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EMA hosts school safety conference amid new school threats

The annual school safety program was held at the Crowne Plaza in Warwick on Thursday.
The annual school safety program was held at the Crowne Plaza in Warwick on Thursday.
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The Rhode Island Emergency Management Agency held its annual school safety seminar Thursday, and threats twice made against schools in Johnston, Cranston and Warwick were part of the discussion.

The seminar at the Crowne Plaza was not held because of the threats, but they were talked about as law enforcement and school officials continue to work together promoting school safety.

"The conference is extremely important because it basically validates what we've been doing in our district over the last two years," Burrillville superintendent Dr. Frank Pallotta said.

Schools around the region have been proactive in creating a safe environment for students and staff. It has been a fluid process, constantly evolving and improving.

"The key thing is you have to do it in conjunction with your supporters. So it's done with the Providence police, the fire, Emergency Management Agency," said Andre Thibeault, the director of operations for Providence schools.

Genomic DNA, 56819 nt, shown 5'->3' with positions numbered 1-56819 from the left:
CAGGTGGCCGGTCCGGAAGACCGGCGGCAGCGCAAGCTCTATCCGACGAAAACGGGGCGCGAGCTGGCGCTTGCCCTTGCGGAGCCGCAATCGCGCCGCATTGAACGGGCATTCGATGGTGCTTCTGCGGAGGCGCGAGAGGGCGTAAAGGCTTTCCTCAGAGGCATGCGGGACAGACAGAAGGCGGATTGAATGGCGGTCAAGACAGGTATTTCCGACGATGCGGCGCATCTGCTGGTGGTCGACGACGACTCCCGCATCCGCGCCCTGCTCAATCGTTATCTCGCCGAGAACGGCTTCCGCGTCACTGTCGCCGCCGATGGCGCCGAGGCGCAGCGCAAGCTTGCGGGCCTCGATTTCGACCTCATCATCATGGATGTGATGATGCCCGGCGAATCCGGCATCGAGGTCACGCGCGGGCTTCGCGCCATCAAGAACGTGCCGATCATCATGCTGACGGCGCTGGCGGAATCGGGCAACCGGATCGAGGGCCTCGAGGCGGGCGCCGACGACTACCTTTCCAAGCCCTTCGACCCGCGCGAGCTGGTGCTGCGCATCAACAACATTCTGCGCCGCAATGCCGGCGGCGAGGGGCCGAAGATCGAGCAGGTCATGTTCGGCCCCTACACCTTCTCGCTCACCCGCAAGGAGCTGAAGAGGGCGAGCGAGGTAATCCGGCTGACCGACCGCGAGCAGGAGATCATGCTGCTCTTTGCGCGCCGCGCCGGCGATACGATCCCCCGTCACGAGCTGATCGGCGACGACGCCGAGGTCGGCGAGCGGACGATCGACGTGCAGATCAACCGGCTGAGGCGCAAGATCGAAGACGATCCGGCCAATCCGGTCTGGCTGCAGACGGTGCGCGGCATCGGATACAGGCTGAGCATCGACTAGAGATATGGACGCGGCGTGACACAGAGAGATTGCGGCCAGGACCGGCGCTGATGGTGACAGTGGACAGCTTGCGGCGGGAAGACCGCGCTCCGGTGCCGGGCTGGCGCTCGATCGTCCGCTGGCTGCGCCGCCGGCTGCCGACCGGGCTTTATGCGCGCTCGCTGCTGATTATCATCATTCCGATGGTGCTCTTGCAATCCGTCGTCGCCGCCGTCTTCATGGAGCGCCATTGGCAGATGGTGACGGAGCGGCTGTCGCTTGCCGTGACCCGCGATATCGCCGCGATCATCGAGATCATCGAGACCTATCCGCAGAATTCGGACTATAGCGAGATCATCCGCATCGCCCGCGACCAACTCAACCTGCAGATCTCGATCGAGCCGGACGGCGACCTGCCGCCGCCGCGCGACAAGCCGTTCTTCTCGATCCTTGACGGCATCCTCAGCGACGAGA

Communication is key among all parties involved. Police keep a constant presence in schools, blurring the lines of authority and becoming part of the school community.

"Police presence is important because the public sees that we are protecting our schools. We have the first responders right there in the event that something were to take place and essentially the people who want to commit these crimes see that they don't have that advantage," state police Sgt. Derek Borek said.

No one knows the devastating effects of school tragedies better than Michele Gay, a parent and former teacher at Sandy Hook Elementary in Newtown, Connecticut. She lost a child in the 2012 mass shooting and said authorities in Rhode Island are doing a good job protecting schools.

"Until people feel psychologically safe, until they feel vested in the process that they're a part of it, that it's not part of some secret plan up on a shelf in a red binder, that I think that's when the fear level starts to drop and the empowerment starts to rise," Gay said.

Johnson police asked anyone with information that may help their investigation into the threatening letters, no matter how small, to call them.

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